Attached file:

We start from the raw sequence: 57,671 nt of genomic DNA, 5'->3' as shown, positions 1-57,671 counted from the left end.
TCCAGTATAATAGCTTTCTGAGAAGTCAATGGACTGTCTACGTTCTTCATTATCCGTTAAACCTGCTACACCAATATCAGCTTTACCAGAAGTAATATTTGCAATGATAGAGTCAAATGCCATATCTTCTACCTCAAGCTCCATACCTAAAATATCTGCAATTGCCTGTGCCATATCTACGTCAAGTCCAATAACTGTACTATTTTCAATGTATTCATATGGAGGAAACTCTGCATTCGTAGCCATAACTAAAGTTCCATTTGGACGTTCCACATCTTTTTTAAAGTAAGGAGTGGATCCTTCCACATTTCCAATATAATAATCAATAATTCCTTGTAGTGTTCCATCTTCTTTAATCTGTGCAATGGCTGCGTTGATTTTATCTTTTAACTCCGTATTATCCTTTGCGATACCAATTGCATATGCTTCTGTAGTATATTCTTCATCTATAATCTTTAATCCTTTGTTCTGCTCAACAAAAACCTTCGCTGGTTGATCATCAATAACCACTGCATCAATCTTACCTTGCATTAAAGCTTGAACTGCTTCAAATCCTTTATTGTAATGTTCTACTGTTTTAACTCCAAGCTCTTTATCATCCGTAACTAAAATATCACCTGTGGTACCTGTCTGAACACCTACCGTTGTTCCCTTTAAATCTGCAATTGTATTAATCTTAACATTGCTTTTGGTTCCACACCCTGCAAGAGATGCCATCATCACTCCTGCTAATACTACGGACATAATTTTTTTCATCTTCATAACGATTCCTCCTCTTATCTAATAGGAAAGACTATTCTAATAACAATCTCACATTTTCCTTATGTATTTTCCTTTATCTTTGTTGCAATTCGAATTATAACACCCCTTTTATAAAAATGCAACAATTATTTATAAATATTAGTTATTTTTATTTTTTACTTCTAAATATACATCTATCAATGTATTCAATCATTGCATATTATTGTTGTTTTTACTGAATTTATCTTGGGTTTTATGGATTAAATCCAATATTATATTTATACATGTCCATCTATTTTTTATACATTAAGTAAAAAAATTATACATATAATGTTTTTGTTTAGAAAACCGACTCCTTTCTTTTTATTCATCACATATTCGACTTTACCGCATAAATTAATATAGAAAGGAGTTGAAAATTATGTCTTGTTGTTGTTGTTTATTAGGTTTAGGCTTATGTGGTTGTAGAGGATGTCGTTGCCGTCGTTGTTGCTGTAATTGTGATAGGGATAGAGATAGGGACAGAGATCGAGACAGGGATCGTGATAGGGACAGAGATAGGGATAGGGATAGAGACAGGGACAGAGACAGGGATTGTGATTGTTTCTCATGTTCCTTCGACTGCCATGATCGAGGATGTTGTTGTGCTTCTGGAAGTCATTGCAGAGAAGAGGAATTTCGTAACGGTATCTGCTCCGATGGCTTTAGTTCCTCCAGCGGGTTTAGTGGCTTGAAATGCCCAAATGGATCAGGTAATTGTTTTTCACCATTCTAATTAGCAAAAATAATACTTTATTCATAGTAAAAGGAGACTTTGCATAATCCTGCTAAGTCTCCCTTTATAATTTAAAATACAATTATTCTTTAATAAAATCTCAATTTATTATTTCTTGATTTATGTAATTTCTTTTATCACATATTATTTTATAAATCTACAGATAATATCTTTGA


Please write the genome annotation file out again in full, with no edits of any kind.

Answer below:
We start from the raw sequence: 57,671 nt of genomic DNA, 5'->3' as shown, positions 1-57,671 counted from the left end.
TCCAGTATAATAGCTTTCTGAGAAGTCAATGGACTGTCTACGTTCTTCATTATCCGTTAAACCTGCTACACCAATATCAGCTTTACCAGAAGTAATATTTGCAATGATAGAGTCAAATGCCATATCTTCTACCTCAAGCTCCATACCTAAAATATCTGCAATTGCCTGTGCCATATCTACGTCAAGTCCAATAACTGTACTATTTTCAATGTATTCATATGGAGGAAACTCTGCATTCGTAGCCATAACTAAAGTTCCATTTGGACGTTCCACATCTTTTTTAAAGTAAGGAGTGGATCCTTCCACATTTCCAATATAATAATCAATAATTCCTTGTAGTGTTCCATCTTCTTTAATCTGTGCAATGGCTGCGTTGATTTTATCTTTTAACTCCGTATTATCCTTTGCGATACCAATTGCATATGCTTCTGTAGTATATTCTTCATCTATAATCTTTAATCCTTTGTTCTGCTCAACAAAAACCTTCGCTGGTTGATCATCAATAACCACTGCATCAATCTTACCTTGCATTAAAGCTTGAACTGCTTCAAATCCTTTATTGTAATGTTCTACTGTTTTAACTCCAAGCTCTTTATCATCCGTAACTAAAATATCACCTGTGGTACCTGTCTGAACACCTACCGTTGTTCCCTTTAAATCTGCAATTGTATTAATCTTAACATTGCTTTTGGTTCCACACCCTGCAAGAGATGCCATCATCACTCCTGCTAATACTACGGACATAATTTTTTTCATCTTCATAACGATTCCTCCTCTTATCTAATAGGAAAGACTATTCTAATAACAATCTCACATTTTCCTTATGTATTTTCCTTTATCTTTGTTGCAATTCGAATTATAACACCCCTTTTATAAAAATGCAACAATTATTTATAAATATTAGTTATTTTTATTTTTTACTTCTAAATATACATCTATCAATGTATTCAATCATTGCATATTATTGTTGTTTTTACTGAATTTATCTTGGGTTTTATGGATTAAATCCAATATTATATTTATACATGTCCATCTATTTTTTATACATTAAGTAAAAAAATTATACATATAATGTTTTTGTTTAGAAAACCGACTCCTTTCTTTTTATTCATCACATATTCGACTTTACCGCATAAATTAATATAGAAAGGAGTTGAAAATTATGTCTTGTTGTTGTTGTTTATTAGGTTTAGGCTTATGTGGTTGTAGAGGATGTCGTTGCCGTCGTTGTTGCTGTAATTGTGATAGGGATAGAGATAGGGACAGAGATCGAGACAGGGATCGTGATAGGGACAGAGATAGGGATAGGGATAGAGACAGGGACAGAGACAGGGATTGTGATTGTTTCTCATGTTCCTTCGACTGCCATGATCGAGGATGTTGTTGTGCTTCTGGAAGTCATTGCAGAGAAGAGGAATTTCGTAACGGTATCTGCTCCGATGGCTTTAGTTCCTCCAGCGGGTTTAGTGGCTTGAAATGCCCAAATGGATCAGGTAATTGTTTTTCACCATTCTAATTAGCAAAAATAATACTTTATTCATAGTAAAAGGAGACTTTGCATAATCCTGCTAAGTCTCCCTTTATAATTTAAAATACAATTATTCTTTAATAAAATCTCAATTTATTATTTCTTGATTTATGTAATTTCTTTTATCACATATTATTTTATAAATCTACAGATAATATCTTTGA